Monday, October 04, 2004

Information Failure

This Annenberg Center study on the impact of late night shows on political awareness has already been mentioned here. It was also mentioned in the slashdot discussion discussed below. There an astute reader pointed out just how bleak the data from the study is. They asked participants six simple (one might say blindingly obvious) questions relating to Bush and Kerry. They were:

'Who wants to privatize Social Security?'
'Which one doesn't like assault weapons?'
'What is the cutoff income for Kerry's tax increases?' (50k, 100k, 200k, or 500k)
'Who is a former prosecutor?'
'Who favors making the recent tax cuts permanent?'
'Who wants to make it easier for labor unions to organize?'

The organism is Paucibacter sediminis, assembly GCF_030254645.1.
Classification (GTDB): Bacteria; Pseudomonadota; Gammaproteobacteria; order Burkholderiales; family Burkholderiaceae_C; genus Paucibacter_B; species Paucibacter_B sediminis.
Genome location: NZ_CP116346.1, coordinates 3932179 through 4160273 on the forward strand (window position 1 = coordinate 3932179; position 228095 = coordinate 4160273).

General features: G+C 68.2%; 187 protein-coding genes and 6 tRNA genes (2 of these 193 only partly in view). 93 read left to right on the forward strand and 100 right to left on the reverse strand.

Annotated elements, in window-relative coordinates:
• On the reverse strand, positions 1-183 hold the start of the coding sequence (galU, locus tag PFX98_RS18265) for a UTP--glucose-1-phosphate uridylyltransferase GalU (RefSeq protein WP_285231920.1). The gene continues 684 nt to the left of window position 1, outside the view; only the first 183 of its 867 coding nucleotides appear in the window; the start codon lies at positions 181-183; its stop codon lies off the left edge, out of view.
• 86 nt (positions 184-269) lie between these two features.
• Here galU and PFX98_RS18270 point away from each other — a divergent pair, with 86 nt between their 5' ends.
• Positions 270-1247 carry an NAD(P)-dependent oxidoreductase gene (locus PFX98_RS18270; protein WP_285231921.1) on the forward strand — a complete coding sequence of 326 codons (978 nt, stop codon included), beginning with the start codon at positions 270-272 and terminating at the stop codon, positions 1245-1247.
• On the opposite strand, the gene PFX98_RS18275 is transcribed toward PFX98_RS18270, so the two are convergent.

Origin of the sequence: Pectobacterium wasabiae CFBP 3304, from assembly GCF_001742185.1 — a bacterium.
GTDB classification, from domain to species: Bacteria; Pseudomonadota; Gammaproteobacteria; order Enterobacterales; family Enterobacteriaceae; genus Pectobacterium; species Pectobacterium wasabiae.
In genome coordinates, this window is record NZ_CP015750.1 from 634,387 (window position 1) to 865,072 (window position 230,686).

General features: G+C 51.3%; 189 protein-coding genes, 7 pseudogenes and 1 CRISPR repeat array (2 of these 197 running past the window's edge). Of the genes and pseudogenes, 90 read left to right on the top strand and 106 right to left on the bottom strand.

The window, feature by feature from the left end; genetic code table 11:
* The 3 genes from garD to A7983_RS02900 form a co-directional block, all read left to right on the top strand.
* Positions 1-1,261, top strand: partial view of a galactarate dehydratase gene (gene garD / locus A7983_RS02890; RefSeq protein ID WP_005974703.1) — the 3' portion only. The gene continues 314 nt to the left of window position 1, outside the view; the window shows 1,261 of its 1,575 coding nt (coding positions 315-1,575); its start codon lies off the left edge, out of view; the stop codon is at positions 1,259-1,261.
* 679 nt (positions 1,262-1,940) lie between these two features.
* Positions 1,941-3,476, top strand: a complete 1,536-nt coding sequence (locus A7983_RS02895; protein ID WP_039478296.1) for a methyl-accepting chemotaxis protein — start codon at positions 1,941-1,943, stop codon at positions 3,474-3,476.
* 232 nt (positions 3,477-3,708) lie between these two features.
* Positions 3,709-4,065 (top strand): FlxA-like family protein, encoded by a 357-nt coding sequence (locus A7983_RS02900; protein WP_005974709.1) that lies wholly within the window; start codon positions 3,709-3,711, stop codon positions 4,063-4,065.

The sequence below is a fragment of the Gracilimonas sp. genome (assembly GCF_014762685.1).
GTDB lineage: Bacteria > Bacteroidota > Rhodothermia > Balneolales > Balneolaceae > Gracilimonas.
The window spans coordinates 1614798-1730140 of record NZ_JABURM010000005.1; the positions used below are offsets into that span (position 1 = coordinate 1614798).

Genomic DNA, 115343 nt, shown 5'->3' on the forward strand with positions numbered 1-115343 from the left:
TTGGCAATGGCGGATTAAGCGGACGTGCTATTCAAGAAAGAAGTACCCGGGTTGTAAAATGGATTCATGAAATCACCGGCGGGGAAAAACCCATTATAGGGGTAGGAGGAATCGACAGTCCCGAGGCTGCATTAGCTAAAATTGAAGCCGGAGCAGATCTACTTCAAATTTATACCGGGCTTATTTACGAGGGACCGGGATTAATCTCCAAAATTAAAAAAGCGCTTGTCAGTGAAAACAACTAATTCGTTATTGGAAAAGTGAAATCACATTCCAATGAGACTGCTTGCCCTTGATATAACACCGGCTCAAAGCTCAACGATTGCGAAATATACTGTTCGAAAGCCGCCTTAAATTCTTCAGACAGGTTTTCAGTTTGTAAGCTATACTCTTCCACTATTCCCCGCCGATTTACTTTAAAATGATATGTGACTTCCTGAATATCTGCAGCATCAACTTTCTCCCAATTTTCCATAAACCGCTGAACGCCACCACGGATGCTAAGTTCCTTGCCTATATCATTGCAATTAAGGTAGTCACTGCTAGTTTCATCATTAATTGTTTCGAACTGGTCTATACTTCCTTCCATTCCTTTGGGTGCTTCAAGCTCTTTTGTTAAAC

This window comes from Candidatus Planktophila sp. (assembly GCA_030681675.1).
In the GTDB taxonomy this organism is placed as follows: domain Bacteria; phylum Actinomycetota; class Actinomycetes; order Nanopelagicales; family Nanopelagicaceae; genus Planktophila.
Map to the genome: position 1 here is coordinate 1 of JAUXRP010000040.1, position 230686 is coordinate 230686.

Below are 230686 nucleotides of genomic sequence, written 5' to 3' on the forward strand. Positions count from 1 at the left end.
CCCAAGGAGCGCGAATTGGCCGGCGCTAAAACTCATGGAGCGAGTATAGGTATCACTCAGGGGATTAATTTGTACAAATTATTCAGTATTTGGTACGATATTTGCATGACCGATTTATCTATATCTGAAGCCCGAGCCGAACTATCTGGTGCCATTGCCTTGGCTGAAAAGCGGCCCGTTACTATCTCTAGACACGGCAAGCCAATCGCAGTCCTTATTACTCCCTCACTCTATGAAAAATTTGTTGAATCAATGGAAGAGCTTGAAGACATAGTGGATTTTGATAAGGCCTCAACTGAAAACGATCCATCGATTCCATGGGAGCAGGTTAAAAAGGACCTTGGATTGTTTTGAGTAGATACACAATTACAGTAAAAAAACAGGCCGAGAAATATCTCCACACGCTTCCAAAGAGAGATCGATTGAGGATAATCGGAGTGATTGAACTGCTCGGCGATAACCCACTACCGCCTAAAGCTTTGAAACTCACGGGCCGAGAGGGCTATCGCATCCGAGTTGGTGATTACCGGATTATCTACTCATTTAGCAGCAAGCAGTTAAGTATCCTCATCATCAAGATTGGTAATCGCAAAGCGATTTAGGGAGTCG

Note that for 5 of the questions there are two possible answers (Bush or Kerry), and for the tax question there are four. If, then, you selected answers completely at random you should get 2.75 questions correct. The controls in the survey were people who did not watch late night comedy shows. On average they scored 2.6 correct answers. In other words, their responses were worse than random. It may now be said in all honesty and candor that a monkey could score better in a quiz on American politics than the average America. This coincides with another study posted here which found that more a person watches Fox News, the more likely they were to answer a quiz on the Iraq war incorrectly. Is it any wonder that the results of our political elections seem absurd to any informed observer? I say again that failures of the press are just as dangerous to this nation as failures by the CIA or any other part of our government. Our media cannot be regarded as simply another industry competing for market share.

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